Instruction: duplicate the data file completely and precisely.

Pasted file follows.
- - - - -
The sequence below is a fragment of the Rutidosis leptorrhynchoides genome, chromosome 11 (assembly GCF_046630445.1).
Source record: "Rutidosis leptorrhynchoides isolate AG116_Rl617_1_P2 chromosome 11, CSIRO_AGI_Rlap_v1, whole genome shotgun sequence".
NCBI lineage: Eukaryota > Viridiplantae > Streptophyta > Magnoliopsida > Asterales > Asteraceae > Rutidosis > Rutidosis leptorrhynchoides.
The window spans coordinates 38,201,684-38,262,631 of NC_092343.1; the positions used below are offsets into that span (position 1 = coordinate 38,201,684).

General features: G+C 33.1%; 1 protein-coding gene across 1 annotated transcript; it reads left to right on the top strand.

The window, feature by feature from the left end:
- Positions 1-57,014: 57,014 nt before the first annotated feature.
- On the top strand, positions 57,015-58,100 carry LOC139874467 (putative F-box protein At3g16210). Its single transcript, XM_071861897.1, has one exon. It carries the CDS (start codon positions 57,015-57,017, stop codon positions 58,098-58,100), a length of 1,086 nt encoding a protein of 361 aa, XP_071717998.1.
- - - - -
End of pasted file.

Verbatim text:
The sequence below is a fragment of the Rutidosis leptorrhynchoides genome, chromosome 11 (assembly GCF_046630445.1).
Source record: "Rutidosis leptorrhynchoides isolate AG116_Rl617_1_P2 chromosome 11, CSIRO_AGI_Rlap_v1, whole genome shotgun sequence".
NCBI lineage: Eukaryota > Viridiplantae > Streptophyta > Magnoliopsida > Asterales > Asteraceae > Rutidosis > Rutidosis leptorrhynchoides.
The window spans coordinates 38,201,684-38,262,631 of NC_092343.1; the positions used below are offsets into that span (position 1 = coordinate 38,201,684).

General features: G+C 33.1%; 1 protein-coding gene across 1 annotated transcript; it reads left to right on the top strand.

The window, feature by feature from the left end:
- Positions 1-57,014: 57,014 nt before the first annotated feature.
- On the top strand, positions 57,015-58,100 carry LOC139874467 (putative F-box protein At3g16210). Its single transcript, XM_071861897.1, has one exon. It carries the CDS (start codon positions 57,015-57,017, stop codon positions 58,098-58,100), a length of 1,086 nt encoding a protein of 361 aa, XP_071717998.1.